STUDENTS SHUN 'SAFE' BUSES - State-owned transport reap little success in Clarendon
Despite being proposed as a safer option, many Clarendon students have refused to use the rural school bus system that was created to protect them.
In September 2012, the Transport Ministry introduced the bus system as a pilot project, Rural Safe School Bus Programme, in response to accidents involving students in the rural area.
Recently, Transport Minister Omar Davies revealed that the project had performed below expectations, mainly because students have been refusing to use the bus system.
However, a sixth former at a high school from Central Clarendon told THE STAR that the students reject the buses because they are slower than the 'robot taxis and buses'.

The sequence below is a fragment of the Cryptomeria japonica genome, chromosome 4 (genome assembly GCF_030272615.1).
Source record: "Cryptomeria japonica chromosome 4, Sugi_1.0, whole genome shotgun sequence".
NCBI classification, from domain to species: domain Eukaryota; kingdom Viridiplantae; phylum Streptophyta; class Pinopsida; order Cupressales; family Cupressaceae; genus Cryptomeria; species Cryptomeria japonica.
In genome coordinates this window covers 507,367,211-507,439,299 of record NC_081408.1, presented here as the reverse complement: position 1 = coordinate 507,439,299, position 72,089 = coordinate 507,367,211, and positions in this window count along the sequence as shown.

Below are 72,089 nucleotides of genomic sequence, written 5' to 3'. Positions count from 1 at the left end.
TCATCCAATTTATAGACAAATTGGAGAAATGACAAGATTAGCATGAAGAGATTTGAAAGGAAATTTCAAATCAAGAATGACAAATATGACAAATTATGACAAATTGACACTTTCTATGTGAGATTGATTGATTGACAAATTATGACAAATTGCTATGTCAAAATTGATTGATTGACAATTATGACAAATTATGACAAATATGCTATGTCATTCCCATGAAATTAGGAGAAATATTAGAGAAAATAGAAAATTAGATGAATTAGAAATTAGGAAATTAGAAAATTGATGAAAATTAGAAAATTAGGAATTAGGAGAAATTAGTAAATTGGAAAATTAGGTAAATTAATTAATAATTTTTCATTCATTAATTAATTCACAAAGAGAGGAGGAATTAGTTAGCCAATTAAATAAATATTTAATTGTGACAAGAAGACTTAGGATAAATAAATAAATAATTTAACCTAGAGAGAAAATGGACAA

"Contrary to assumptions that we take the 'robot taxis and buses' for the loud music and bad behaviour, a lot of times, we are really late and the JUTC (Jamaica Urban Transit Company) buses take forever to reach because they stop-stop," she said.
Her sentiments were shared by another student from a school in the South Clarendon region.
"I am already always late because I live far from school and the few times my friends and I take the bus, we end up really late and get cussed out by the teacher," the third-form female student added.
For another second-form student, travelling on the 'robot buses' gives him the opportunity to hear music he wouldn't be able to hear at home.
"The music on the minibuses nice and loud. I can't really listen to this raw music loud at home. Most girls take this bus anyways, and we want travel with dem," he added.
The state-owned buses were also described as "lame" by the students, who say they will continue to reject them.
"Frankly, when you going school in the morning, a little loud music gives you a vibe for the rest of the day, and the yellow bus dem lame bad," one of the students said.